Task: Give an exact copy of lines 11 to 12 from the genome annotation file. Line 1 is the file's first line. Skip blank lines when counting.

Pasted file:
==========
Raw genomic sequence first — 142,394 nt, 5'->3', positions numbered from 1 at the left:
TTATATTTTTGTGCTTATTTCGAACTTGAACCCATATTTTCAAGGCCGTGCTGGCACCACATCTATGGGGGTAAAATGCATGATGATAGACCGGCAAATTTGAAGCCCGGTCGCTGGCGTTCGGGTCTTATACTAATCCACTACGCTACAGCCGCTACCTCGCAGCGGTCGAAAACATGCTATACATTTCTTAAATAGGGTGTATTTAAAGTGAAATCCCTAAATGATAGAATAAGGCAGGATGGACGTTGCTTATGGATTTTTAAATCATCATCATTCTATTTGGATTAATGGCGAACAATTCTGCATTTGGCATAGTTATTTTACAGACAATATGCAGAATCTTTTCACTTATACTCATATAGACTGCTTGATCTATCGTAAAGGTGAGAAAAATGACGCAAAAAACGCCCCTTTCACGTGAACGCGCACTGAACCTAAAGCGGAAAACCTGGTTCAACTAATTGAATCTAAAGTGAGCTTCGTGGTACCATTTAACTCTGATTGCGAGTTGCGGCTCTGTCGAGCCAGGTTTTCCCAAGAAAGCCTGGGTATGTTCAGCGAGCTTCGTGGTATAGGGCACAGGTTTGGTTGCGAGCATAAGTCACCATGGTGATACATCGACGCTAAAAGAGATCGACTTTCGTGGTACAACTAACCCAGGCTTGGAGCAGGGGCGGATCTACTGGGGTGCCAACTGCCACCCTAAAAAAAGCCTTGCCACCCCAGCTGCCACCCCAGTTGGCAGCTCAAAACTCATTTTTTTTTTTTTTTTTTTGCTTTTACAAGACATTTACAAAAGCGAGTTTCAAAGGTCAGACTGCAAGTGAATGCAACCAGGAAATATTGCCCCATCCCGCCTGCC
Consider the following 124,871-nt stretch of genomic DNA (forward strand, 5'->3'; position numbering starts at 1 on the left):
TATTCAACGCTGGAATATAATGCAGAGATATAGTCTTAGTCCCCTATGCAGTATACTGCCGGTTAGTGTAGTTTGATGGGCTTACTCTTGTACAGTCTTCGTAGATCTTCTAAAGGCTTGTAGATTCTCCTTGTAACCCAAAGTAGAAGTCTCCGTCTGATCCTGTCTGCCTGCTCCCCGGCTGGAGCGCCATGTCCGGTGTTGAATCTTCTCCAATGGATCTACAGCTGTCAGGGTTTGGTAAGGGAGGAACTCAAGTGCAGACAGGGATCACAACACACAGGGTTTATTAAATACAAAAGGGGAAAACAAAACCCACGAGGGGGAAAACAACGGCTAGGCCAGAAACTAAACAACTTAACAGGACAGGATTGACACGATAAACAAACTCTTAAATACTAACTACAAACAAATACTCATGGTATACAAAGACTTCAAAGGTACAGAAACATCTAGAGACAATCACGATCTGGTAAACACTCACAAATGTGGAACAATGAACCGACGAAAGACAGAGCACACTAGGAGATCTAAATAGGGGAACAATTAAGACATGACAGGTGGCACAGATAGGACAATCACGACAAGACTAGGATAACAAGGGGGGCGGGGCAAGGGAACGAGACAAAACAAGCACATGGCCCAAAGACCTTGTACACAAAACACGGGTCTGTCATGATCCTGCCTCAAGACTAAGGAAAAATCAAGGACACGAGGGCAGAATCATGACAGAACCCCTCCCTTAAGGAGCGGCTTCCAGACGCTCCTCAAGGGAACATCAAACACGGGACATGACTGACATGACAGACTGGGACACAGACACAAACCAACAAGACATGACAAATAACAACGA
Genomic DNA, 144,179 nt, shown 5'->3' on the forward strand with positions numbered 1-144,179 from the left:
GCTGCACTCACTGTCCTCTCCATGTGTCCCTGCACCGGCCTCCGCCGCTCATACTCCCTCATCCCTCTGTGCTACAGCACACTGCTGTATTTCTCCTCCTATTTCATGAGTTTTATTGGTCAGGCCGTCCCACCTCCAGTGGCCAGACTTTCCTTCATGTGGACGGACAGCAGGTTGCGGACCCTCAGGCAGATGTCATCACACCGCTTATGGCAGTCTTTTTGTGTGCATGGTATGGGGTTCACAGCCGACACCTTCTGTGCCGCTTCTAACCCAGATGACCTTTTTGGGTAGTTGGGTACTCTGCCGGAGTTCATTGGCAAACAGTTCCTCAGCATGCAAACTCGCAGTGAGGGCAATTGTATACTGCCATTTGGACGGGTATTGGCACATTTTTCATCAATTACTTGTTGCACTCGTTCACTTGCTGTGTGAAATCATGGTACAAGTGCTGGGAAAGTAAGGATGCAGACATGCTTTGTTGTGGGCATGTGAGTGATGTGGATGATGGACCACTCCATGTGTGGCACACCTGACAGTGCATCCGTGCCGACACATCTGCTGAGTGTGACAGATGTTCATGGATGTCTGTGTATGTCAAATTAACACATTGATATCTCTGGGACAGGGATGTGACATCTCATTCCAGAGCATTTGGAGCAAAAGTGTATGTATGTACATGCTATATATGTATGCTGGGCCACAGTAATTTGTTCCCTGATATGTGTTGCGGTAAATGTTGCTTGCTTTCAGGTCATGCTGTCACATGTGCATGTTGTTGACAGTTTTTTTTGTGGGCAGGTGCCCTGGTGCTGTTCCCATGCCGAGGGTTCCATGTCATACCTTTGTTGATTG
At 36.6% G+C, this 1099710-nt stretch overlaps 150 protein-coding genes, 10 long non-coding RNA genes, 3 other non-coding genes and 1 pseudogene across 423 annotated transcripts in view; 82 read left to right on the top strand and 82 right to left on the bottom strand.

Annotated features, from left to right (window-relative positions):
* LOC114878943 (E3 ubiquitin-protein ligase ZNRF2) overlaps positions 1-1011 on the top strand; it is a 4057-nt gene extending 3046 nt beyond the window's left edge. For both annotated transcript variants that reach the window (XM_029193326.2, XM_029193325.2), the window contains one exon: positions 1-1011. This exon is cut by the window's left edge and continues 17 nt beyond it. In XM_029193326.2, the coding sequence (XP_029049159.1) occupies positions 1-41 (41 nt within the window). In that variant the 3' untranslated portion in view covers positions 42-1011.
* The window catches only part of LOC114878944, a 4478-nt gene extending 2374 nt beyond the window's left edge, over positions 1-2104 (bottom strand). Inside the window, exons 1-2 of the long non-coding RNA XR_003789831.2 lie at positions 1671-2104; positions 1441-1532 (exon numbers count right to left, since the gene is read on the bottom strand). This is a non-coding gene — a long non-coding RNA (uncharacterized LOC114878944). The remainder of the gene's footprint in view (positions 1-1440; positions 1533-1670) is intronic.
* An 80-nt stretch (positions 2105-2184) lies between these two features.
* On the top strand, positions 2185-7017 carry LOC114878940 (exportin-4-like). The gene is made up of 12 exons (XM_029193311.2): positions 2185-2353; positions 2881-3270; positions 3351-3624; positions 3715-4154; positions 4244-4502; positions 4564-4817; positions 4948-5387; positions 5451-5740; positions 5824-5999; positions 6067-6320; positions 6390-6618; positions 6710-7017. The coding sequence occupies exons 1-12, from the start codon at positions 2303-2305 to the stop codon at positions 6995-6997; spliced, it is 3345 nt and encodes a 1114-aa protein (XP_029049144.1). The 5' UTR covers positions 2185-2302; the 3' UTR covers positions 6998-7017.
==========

* An 80-nt stretch (positions 2105-2184) lies between these two features.
* On the top strand, positions 2185-7017 carry LOC114878940 (exportin-4-like). The gene is made up of 12 exons (XM_029193311.2): positions 2185-2353; positions 2881-3270; positions 3351-3624; positions 3715-4154; positions 4244-4502; positions 4564-4817; positions 4948-5387; positions 5451-5740; positions 5824-5999; positions 6067-6320; positions 6390-6618; positions 6710-7017. The coding sequence occupies exons 1-12, from the start codon at positions 2303-2305 to the stop codon at positions 6995-6997; spliced, it is 3345 nt and encodes a 1114-aa protein (XP_029049144.1). The 5' UTR covers positions 2185-2302; the 3' UTR covers positions 6998-7017.